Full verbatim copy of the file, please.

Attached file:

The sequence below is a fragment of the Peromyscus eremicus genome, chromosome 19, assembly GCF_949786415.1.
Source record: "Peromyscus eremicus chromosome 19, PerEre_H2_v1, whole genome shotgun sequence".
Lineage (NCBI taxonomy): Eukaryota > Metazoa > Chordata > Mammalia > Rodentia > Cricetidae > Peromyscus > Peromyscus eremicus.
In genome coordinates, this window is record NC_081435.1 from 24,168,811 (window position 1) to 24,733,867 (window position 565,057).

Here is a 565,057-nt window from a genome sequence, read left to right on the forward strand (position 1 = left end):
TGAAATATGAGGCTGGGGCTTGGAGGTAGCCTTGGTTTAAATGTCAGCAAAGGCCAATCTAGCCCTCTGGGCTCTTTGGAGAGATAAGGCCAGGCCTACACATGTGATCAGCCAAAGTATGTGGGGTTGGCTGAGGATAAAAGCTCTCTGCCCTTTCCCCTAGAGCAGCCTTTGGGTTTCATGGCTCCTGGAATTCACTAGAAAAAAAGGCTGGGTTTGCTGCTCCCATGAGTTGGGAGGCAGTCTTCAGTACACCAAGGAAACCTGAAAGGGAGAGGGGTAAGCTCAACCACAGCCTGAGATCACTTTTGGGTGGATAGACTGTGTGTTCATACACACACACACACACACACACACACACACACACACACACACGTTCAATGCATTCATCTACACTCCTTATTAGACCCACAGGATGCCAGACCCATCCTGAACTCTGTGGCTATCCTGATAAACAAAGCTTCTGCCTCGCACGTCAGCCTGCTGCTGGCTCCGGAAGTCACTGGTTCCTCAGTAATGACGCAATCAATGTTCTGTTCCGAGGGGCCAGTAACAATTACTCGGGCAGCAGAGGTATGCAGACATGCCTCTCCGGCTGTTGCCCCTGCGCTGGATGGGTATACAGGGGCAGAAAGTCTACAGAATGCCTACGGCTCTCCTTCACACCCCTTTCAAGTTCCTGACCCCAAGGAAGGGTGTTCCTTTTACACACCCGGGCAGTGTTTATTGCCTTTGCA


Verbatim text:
The sequence below is a fragment of the Peromyscus eremicus genome, chromosome 19, assembly GCF_949786415.1.
Source record: "Peromyscus eremicus chromosome 19, PerEre_H2_v1, whole genome shotgun sequence".
Lineage (NCBI taxonomy): Eukaryota > Metazoa > Chordata > Mammalia > Rodentia > Cricetidae > Peromyscus > Peromyscus eremicus.
In genome coordinates, this window is record NC_081435.1 from 24,168,811 (window position 1) to 24,733,867 (window position 565,057).

Here is a 565,057-nt window from a genome sequence, read left to right on the forward strand (position 1 = left end):
TGAAATATGAGGCTGGGGCTTGGAGGTAGCCTTGGTTTAAATGTCAGCAAAGGCCAATCTAGCCCTCTGGGCTCTTTGGAGAGATAAGGCCAGGCCTACACATGTGATCAGCCAAAGTATGTGGGGTTGGCTGAGGATAAAAGCTCTCTGCCCTTTCCCCTAGAGCAGCCTTTGGGTTTCATGGCTCCTGGAATTCACTAGAAAAAAAGGCTGGGTTTGCTGCTCCCATGAGTTGGGAGGCAGTCTTCAGTACACCAAGGAAACCTGAAAGGGAGAGGGGTAAGCTCAACCACAGCCTGAGATCACTTTTGGGTGGATAGACTGTGTGTTCATACACACACACACACACACACACACACACACACACACACACACGTTCAATGCATTCATCTACACTCCTTATTAGACCCACAGGATGCCAGACCCATCCTGAACTCTGTGGCTATCCTGATAAACAAAGCTTCTGCCTCGCACGTCAGCCTGCTGCTGGCTCCGGAAGTCACTGGTTCCTCAGTAATGACGCAATCAATGTTCTGTTCCGAGGGGCCAGTAACAATTACTCGGGCAGCAGAGGTATGCAGACATGCCTCTCCGGCTGTTGCCCCTGCGCTGGATGGGTATACAGGGGCAGAAAGTCTACAGAATGCCTACGGCTCTCCTTCACACCCCTTTCAAGTTCCTGACCCCAAGGAAGGGTGTTCCTTTTACACACCCGGGCAGTGTTTATTGCCTTTGCA